Hopes for a sustained recovery in China's international trade performance have been dashed by a greater-than-expected decline in December 2016.
Government data showed that Chinese exports fell by 6.1 per cent year on year in dollar-denominated terms last month, higher than the 3.5 per cent average prediction made by a Reuters poll of economists.
This followed a 0.1 per cent increase in the previous month, which had led to cautious optimism that China's sustained recent downturn in exports may be easing. Imports, meanwhile, rose by 3.1 per cent thanks to strong demand for commodities, which was ahead of estimates.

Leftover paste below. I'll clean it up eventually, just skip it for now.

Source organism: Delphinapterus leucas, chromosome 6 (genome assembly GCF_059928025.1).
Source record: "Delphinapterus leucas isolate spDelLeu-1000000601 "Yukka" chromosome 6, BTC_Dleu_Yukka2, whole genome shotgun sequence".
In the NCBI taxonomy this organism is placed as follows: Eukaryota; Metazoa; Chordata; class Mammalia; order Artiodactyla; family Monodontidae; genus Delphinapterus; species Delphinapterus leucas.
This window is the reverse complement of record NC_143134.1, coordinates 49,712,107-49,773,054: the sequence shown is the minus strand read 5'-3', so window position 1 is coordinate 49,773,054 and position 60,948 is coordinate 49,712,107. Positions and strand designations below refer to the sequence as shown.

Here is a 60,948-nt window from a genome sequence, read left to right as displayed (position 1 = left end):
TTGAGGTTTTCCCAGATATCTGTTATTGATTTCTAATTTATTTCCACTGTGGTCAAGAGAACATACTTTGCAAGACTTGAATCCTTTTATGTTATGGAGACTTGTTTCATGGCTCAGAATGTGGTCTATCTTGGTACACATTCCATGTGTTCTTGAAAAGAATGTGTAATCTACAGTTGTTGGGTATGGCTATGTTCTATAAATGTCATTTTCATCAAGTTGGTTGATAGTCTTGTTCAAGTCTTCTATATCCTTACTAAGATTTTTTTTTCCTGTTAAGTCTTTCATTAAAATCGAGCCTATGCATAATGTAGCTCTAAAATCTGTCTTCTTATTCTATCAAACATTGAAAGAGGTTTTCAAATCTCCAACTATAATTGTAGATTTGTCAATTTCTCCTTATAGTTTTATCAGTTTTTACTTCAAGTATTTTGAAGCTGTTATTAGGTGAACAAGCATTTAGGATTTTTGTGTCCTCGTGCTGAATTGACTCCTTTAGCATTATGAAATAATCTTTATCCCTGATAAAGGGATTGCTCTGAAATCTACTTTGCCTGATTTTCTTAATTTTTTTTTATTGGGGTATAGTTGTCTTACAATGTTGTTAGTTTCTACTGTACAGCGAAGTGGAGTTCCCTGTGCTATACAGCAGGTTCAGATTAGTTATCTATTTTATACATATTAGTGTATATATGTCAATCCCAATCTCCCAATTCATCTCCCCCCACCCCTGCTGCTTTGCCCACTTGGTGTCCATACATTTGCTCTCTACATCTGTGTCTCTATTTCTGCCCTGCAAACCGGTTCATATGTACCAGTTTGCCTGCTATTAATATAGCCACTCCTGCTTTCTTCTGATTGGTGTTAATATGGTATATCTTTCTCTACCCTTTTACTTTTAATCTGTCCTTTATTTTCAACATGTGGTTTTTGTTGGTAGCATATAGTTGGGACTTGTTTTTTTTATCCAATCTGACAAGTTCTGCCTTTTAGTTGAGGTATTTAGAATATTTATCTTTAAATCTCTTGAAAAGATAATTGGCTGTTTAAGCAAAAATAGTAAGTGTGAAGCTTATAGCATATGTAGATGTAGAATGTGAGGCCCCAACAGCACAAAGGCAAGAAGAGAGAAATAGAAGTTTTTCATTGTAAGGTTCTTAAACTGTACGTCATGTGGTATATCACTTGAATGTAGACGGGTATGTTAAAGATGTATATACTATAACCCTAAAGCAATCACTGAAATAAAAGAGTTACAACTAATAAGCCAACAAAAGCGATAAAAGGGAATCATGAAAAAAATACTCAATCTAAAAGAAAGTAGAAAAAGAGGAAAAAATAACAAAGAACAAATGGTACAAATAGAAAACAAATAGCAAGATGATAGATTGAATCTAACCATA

The parlous state of China's international trade prospects during 2016 can be attributed in part to persistently weak global demand, and fears are now being raised that the imminent Donald Trump presidency in the US will lead to a US-China trade war.
Chinese customs agency spokesman Huang Songping said: "The trend of anti-globalization is becoming increasingly evident, and China is the biggest victim of this trend. We will pay close attention to foreign trade policy after Trump is inaugurated president."